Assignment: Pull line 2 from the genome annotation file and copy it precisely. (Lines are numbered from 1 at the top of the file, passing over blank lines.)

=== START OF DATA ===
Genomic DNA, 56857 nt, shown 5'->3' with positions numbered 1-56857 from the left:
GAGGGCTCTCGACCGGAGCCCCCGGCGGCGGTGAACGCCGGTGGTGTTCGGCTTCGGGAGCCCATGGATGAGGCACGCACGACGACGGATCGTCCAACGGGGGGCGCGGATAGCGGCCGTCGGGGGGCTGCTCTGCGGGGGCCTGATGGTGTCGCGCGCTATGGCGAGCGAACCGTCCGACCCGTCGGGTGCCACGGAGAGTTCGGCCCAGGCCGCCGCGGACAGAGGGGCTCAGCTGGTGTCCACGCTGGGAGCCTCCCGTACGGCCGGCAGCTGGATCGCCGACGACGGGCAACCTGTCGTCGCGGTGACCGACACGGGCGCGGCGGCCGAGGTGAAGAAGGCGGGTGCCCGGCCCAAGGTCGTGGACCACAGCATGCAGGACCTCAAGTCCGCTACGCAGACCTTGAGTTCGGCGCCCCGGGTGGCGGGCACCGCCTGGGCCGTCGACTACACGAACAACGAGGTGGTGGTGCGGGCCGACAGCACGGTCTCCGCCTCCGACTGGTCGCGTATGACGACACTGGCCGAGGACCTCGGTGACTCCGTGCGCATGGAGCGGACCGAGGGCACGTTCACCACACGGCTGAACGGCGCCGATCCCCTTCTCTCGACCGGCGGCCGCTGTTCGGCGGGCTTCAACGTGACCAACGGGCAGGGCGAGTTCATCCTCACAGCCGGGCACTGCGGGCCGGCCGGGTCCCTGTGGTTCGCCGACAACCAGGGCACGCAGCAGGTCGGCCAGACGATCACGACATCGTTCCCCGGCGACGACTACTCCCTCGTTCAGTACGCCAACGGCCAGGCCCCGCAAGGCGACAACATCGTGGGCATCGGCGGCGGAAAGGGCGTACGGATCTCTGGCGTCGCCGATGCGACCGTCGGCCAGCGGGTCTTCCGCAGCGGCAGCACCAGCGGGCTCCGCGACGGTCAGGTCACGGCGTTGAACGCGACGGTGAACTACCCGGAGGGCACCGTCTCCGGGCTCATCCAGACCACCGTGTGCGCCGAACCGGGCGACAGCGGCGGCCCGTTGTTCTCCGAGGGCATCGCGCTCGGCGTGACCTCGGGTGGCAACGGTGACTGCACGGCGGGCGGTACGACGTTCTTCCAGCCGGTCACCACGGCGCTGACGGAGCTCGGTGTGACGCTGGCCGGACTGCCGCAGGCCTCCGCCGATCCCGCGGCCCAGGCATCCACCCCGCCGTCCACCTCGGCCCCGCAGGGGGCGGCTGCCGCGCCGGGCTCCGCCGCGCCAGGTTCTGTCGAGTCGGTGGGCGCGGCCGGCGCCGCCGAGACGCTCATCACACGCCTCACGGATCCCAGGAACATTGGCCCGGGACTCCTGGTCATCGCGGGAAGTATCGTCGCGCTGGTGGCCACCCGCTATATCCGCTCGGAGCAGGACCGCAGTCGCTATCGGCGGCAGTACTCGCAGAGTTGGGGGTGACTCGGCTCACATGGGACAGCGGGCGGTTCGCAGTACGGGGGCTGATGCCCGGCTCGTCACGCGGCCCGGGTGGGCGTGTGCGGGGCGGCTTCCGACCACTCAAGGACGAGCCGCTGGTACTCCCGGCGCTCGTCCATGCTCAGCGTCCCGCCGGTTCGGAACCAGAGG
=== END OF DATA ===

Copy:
GAGGGCTCTCGACCGGAGCCCCCGGCGGCGGTGAACGCCGGTGGTGTTCGGCTTCGGGAGCCCATGGATGAGGCACGCACGACGACGGATCGTCCAACGGGGGGCGCGGATAGCGGCCGTCGGGGGGCTGCTCTGCGGGGGCCTGATGGTGTCGCGCGCTATGGCGAGCGAACCGTCCGACCCGTCGGGTGCCACGGAGAGTTCGGCCCAGGCCGCCGCGGACAGAGGGGCTCAGCTGGTGTCCACGCTGGGAGCCTCCCGTACGGCCGGCAGCTGGATCGCCGACGACGGGCAACCTGTCGTCGCGGTGACCGACACGGGCGCGGCGGCCGAGGTGAAGAAGGCGGGTGCCCGGCCCAAGGTCGTGGACCACAGCATGCAGGACCTCAAGTCCGCTACGCAGACCTTGAGTTCGGCGCCCCGGGTGGCGGGCACCGCCTGGGCCGTCGACTACACGAACAACGAGGTGGTGGTGCGGGCCGACAGCACGGTCTCCGCCTCCGACTGGTCGCGTATGACGACACTGGCCGAGGACCTCGGTGACTCCGTGCGCATGGAGCGGACCGAGGGCACGTTCACCACACGGCTGAACGGCGCCGATCCCCTTCTCTCGACCGGCGGCCGCTGTTCGGCGGGCTTCAACGTGACCAACGGGCAGGGCGAGTTCATCCTCACAGCCGGGCACTGCGGGCCGGCCGGGTCCCTGTGGTTCGCCGACAACCAGGGCACGCAGCAGGTCGGCCAGACGATCACGACATCGTTCCCCGGCGACGACTACTCCCTCGTTCAGTACGCCAACGGCCAGGCCCCGCAAGGCGACAACATCGTGGGCATCGGCGGCGGAAAGGGCGTACGGATCTCTGGCGTCGCCGATGCGACCGTCGGCCAGCGGGTCTTCCGCAGCGGCAGCACCAGCGGGCTCCGCGACGGTCAGGTCACGGCGTTGAACGCGACGGTGAACTACCCGGAGGGCACCGTCTCCGGGCTCATCCAGACCACCGTGTGCGCCGAACCGGGCGACAGCGGCGGCCCGTTGTTCTCCGAGGGCATCGCGCTCGGCGTGACCTCGGGTGGCAACGGTGACTGCACGGCGGGCGGTACGACGTTCTTCCAGCCGGTCACCACGGCGCTGACGGAGCTCGGTGTGACGCTGGCCGGACTGCCGCAGGCCTCCGCCGATCCCGCGGCCCAGGCATCCACCCCGCCGTCCACCTCGGCCCCGCAGGGGGCGGCTGCCGCGCCGGGCTCCGCCGCGCCAGGTTCTGTCGAGTCGGTGGGCGCGGCCGGCGCCGCCGAGACGCTCATCACACGCCTCACGGATCCCAGGAACATTGGCCCGGGACTCCTGGTCATCGCGGGAAGTATCGTCGCGCTGGTGGCCACCCGCTATATCCGCTCGGAGCAGGACCGCAGTCGCTATCGGCGGCAGTACTCGCAGAGTTGGGGGTGACTCGGCTCACATGGGACAGCGGGCGGTTCGCAGTACGGGGGCTGATGCCCGGCTCGTCACGCGGCCCGGGTGGGCGTGTGCGGGGCGGCTTCCGACCACTCAAGGACGAGCCGCTGGTACTCCCGGCGCTCGTCCATGCTCAGCGTCCCGCCGGTTCGGAACCAGAGG